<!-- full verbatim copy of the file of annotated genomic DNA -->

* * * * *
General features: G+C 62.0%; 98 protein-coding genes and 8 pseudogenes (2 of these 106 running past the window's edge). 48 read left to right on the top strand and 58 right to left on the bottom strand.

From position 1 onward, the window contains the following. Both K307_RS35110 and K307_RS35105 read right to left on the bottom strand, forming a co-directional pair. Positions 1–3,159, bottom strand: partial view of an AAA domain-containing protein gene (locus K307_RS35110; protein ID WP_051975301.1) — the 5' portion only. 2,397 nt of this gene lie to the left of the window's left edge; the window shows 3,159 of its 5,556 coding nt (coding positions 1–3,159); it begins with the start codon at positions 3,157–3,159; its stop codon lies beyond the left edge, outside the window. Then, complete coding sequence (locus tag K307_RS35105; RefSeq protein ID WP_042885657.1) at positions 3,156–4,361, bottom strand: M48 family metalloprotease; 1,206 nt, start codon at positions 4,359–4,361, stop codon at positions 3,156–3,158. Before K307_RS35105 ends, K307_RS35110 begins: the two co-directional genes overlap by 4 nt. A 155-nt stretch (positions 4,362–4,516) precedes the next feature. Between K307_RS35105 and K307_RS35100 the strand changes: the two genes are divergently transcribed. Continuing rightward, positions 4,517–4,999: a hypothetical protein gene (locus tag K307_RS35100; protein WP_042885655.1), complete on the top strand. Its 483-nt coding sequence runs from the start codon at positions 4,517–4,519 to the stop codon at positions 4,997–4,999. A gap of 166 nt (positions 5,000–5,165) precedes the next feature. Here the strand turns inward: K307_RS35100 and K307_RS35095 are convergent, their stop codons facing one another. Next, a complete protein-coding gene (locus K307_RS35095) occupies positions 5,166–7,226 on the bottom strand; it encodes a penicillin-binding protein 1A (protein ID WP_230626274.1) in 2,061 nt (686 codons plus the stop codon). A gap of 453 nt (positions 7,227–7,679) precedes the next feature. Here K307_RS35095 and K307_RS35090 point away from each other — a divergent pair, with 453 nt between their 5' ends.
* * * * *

General features: G+C 62.0%; 98 protein-coding genes and 8 pseudogenes (2 of these 106 running past the window's edge). 48 read left to right on the top strand and 58 right to left on the bottom strand.

From position 1 onward, the window contains the following. Both K307_RS35110 and K307_RS35105 read right to left on the bottom strand, forming a co-directional pair. Positions 1–3,159, bottom strand: partial view of an AAA domain-containing protein gene (locus K307_RS35110; protein ID WP_051975301.1) — the 5' portion only. 2,397 nt of this gene lie to the left of the window's left edge; the window shows 3,159 of its 5,556 coding nt (coding positions 1–3,159); it begins with the start codon at positions 3,157–3,159; its stop codon lies beyond the left edge, outside the window. Then, complete coding sequence (locus tag K307_RS35105; RefSeq protein ID WP_042885657.1) at positions 3,156–4,361, bottom strand: M48 family metalloprotease; 1,206 nt, start codon at positions 4,359–4,361, stop codon at positions 3,156–3,158. Before K307_RS35105 ends, K307_RS35110 begins: the two co-directional genes overlap by 4 nt. A 155-nt stretch (positions 4,362–4,516) precedes the next feature. Between K307_RS35105 and K307_RS35100 the strand changes: the two genes are divergently transcribed. Continuing rightward, positions 4,517–4,999: a hypothetical protein gene (locus tag K307_RS35100; protein WP_042885655.1), complete on the top strand. Its 483-nt coding sequence runs from the start codon at positions 4,517–4,519 to the stop codon at positions 4,997–4,999. A gap of 166 nt (positions 5,000–5,165) precedes the next feature. Here the strand turns inward: K307_RS35100 and K307_RS35095 are convergent, their stop codons facing one another. Next, a complete protein-coding gene (locus K307_RS35095) occupies positions 5,166–7,226 on the bottom strand; it encodes a penicillin-binding protein 1A (protein ID WP_230626274.1) in 2,061 nt (686 codons plus the stop codon). A gap of 453 nt (positions 7,227–7,679) precedes the next feature. Here K307_RS35095 and K307_RS35090 point away from each other — a divergent pair, with 453 nt between their 5' ends.